Washington Post | Editorial
Saturday 13 September 2003
President Bush asked Congress this week to "untie the hands of our law enforcement officials" by passing three new counterterrorism proposals. Two of these are relatively insignificant, but one is dramatically dangerous -- and it has received little attention. Mr. Bush wants Congress to give federal investigators the power to compel witnesses to submit to secret interrogations without the traditional protections of the grand jury.
In more technical terms, Mr. Bush wants to give the Justice Department the power to issue "administrative subpoenas" instead of grand jury subpoenas to compel documents or testimony from reluctant witnesses. The administration argues that grand jury subpoenas can be too slow in emergency situations. The administrative approach, Mr. Bush said, is faster and already "used in a wide range of criminal and civil matters. . . . If we can use these subpoenas to catch crooked doctors, the Congress should allow law enforcement officials to use them in catching terrorists."
That may sound reasonable, and current law does permit investigators in certain types of cases to use administrative subpoenas, which FBI agents can issue with far less oversight. But until now there have been important limits to administrative subpoena power. While investigators can use an administrative subpoena to obtain documents, they cannot normally compel testimony in criminal cases. The exception is a provision of federal drug law on which the Bush proposal, contained in a bill introduced this week by Rep. Tom Feeney (R-Fla.), is modeled. Yet even there, prosecutors generally use the power to obtain records, not testimony, law enforcement experts say. In this country, in other words, if you don't want to talk to the FBI, you don't have to -- and the only way the Justice Department can force you to talk is to put you in front of 23 of your fellow citizens with a court stenographer making a detailed transcript. All of this significantly deters abuse.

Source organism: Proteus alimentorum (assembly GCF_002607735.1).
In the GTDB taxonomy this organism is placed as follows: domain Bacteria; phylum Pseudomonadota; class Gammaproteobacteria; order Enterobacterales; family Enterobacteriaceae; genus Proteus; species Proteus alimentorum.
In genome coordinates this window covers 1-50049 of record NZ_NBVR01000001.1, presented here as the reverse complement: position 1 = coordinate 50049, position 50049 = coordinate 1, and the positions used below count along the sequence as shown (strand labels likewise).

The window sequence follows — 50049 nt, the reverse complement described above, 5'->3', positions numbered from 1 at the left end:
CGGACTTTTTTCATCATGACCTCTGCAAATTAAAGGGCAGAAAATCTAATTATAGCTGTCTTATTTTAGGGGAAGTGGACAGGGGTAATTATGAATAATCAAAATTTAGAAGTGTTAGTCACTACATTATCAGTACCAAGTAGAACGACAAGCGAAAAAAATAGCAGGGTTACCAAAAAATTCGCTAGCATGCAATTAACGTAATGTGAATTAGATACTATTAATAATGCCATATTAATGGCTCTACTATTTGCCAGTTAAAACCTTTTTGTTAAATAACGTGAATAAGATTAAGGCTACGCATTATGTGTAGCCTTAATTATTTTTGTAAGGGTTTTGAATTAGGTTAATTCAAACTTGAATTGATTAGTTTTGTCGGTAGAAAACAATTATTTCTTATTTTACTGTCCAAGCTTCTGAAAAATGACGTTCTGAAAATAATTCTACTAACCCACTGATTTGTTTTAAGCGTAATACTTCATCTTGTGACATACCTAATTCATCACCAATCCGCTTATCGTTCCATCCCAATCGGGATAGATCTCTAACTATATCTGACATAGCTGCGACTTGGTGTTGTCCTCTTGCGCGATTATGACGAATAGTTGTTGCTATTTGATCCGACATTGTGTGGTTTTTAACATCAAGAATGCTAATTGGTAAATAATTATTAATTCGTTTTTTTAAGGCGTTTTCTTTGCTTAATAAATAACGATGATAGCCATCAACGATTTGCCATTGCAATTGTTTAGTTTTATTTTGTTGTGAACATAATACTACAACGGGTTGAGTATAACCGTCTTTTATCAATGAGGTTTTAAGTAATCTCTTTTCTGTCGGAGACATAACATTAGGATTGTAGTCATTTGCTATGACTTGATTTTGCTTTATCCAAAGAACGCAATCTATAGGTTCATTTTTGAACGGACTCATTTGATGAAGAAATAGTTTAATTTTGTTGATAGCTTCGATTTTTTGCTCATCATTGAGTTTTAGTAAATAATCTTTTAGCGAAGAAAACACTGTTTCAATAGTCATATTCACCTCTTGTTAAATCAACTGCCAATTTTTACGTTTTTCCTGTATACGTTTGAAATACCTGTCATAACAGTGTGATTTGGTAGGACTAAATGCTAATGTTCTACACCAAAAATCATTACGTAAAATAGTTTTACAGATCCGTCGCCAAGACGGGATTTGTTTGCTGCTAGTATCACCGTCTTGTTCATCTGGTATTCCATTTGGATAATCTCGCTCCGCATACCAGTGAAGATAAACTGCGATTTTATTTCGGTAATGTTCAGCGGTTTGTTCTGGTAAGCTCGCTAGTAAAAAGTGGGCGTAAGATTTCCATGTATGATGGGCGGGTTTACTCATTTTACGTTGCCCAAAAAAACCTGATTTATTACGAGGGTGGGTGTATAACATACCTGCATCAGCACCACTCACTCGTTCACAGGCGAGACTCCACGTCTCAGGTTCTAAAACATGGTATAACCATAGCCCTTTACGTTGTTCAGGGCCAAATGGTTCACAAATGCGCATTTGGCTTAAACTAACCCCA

Under Mr. Feeney's bill, the bureau in terrorism cases could subpoena a witness and, if that person balks, get the courts to "compel compliance" on pain of contempt. So, absent an assertion of a privilege, you could no longer refuse to talk to investigators without the protections of a grand jury. Moreover, the bill would give the department the authority, if it certifies that "a danger to national security" would result from disclosure of the subpoena, to slap a gag order on the witness. This is entirely at odds with traditional grand jury procedure, in which witnesses are specifically exempted from the secrecy that surrounds proceedings. And unlike in the drug context, there's reason to fear that this authority would be used routinely in the context of terrorism.
This radical new power is unnecessary as well as dangerous. It's not as though seeking grand jury subpoenas is especially burdensome. Prosecutors don't need to seek a grand jury's approval for each subpoena they issue; rather, they often issue them on behalf of the grand juries. Federal rules allow them to keep signed and sealed blank subpoenas for use when necessary. While it is probably true that getting grand jury subpoenas out the door is more cumbersome in certain jurisdictions than in others, that would at most suggest tinkering with some local rules and practices. Mr. Feeney's bill would do a lot more than tinker.
Asked to account for the extraordinary power proposed in the bill, a department spokeswoman initially suggested that Mr. Feeney may have drafted it badly. Only when it was pointed out that similar language had appeared in the so-called "Patriot II" draft bill the Justice Department prepared and leaked early this year did the department even acknowledge that it supports this bill as written. We hope Congress will take a different view.
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